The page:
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Mike Reyes, aka Mr. Controversy, has considered himself a writer ever since he was a child. He wrote for various school publications from about 1995 until 2006, and currently runs both The Bookish Kind and Mr. Controversy, which is an offshoot of the regular column he wrote in High School. He's also authored several short stories such as "The Devil's Comedian", "The Devil v. George W. Bush", and most recently "Wait Until Tomorrow". He resides in New Jersey. Any inquiries for reprinting, writing services, or general contact, should be forwarded to: michaelreyes72@hotmail.com

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Tuesday, August 26, 2008

Convention-al Thinking: Day 1 - "The Work Continues"

Note: My coverage of the Convention is limited to whatever text the Internet gives me, and morning news shows like Good Morning America. I apologize if my coverage isn't all encompassing or anything like CNN or Fox News. I'm here to offer analysis and punditry, not the value of Joe Biden's house.

Opening night at the Democratic Convention took a tone that disappointed James Carville. A tone that, "has no message", in his view of events, which was evident by his words on CNN last night:

"Well if this party has a message it has done a hell of a job of hiding it tonight I promise you that...You haven't heard about Iraq? You haven't heard about John McCain?"

He reiterated such a message with Diane Sawyer on Good Morning America this morning. I think that Mr. Carville needs to see last night's opener as merely a first act of what's to come. There will indeed be plenty of time for talk about Iraq and McCain as the convention wears on, and if there's any teeth to be bared we can all be sure Hillary Clinton will be the one to start the fang show.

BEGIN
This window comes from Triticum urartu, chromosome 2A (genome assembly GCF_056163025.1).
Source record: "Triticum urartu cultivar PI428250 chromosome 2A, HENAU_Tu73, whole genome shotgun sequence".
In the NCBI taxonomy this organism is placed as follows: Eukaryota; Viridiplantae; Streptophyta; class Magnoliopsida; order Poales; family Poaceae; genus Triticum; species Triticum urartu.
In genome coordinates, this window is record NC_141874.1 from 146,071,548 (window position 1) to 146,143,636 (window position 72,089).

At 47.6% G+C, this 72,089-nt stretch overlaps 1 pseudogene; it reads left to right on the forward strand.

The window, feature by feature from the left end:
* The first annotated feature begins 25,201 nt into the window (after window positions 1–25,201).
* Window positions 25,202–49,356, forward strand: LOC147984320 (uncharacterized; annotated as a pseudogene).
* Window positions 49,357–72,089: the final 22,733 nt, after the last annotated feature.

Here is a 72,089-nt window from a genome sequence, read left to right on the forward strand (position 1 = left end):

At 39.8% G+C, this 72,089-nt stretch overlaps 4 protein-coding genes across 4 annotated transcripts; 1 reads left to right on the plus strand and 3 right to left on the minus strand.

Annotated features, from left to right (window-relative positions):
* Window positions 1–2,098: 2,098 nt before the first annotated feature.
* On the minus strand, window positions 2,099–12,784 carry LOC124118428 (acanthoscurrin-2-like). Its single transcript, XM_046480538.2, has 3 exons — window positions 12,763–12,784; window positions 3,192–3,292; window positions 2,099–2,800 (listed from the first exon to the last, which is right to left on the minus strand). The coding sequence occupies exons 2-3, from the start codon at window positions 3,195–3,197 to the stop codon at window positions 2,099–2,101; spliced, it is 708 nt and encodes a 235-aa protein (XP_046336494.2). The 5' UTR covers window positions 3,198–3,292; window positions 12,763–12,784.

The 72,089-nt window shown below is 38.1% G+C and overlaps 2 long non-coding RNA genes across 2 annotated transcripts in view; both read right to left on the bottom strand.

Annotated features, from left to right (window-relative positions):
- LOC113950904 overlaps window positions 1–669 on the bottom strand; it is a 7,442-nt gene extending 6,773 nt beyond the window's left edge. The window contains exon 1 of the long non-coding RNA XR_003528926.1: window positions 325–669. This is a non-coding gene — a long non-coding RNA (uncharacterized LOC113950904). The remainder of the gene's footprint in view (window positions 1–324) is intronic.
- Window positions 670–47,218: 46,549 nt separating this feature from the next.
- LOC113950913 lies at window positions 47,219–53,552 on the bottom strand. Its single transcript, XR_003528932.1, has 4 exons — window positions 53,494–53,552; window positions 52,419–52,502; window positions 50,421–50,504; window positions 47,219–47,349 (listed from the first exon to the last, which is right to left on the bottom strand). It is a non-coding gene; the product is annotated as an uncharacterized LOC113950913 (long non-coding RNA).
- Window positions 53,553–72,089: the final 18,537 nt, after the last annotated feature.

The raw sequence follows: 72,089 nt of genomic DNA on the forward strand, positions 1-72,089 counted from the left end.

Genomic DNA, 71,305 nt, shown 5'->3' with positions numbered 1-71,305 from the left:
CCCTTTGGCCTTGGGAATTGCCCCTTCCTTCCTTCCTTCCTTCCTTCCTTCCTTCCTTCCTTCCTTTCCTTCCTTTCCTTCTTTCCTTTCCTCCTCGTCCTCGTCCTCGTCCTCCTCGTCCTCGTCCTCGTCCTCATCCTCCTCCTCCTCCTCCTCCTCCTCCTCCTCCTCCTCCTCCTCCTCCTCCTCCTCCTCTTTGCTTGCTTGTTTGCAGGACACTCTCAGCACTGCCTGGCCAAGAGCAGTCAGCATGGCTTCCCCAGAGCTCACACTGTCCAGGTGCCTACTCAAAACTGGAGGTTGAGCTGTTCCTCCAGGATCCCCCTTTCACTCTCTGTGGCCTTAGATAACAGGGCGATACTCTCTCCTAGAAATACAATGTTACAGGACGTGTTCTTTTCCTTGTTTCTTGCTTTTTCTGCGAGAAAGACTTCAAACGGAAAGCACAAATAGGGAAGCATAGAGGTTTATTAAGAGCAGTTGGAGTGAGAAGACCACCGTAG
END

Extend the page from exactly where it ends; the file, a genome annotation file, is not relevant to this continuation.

In my opinion, last night's opener was a reassurance to the Democratic supporters. They could have talked about Hillary trying to steal the spotlight. They could have bitched about McCain being a cranky old coot who likes to use attack ads as a means of topical discourse. What did they do instead? Michelle Obama talked about how her family is as American as you and me. One of her statements appealed to the ails of today, which surprisingly enough was covered positively through the Arizona Republic's article, "Michelle Obama showcases husband at Democratic convention":

"He was raised by grandparents who were working-class folks, just like my parents, and by a single mother who struggled to pay the bills, just like we did. And like my family, they scrimped and saved so that he could have opportunities they never had for themselves."

This alone says that the Obama camp has not forgotten the working class voters, as well as voters from an older generation. One that had to make the same sacrifices to provide a future for its children. A sacrifice most of the younger voters don't remember, because they come from times where things weren't as rough economically. A message the younger voters would do well to carry with them and older voters already remember when facing the economic crises we face today. Either way, the cross generational appeal of the message is apparent.

It also says that the Obamas don't need to be on the defensive 24/7. The Democratic Party has inspired, and is currently reviving a feeling of hope. Nothing said that better than when often joked about, but still respected senator Ted Kennedy showed up on the convention floor last night, and issued a modified statement similar to the one he made at the convention in the 1980's:

"The work begins anew, the hope rises again, and the dream lives on."

I know the man isn't the most respectable in the bunch, but just the way he actually showed up at the convention, physically standing in the room and delivering a speech, is quite inspirational. He could have just as easily done a satellite appearance. He could have prerecorded his speech. He could have even has Caroline Kennedy put in his two cents into the evening. But he decided a physical appearance was what was called for. That itself was a symbol of triumphing adversity, which has been this party's legacy: a legacy built by his brothers back in a golden era for the party.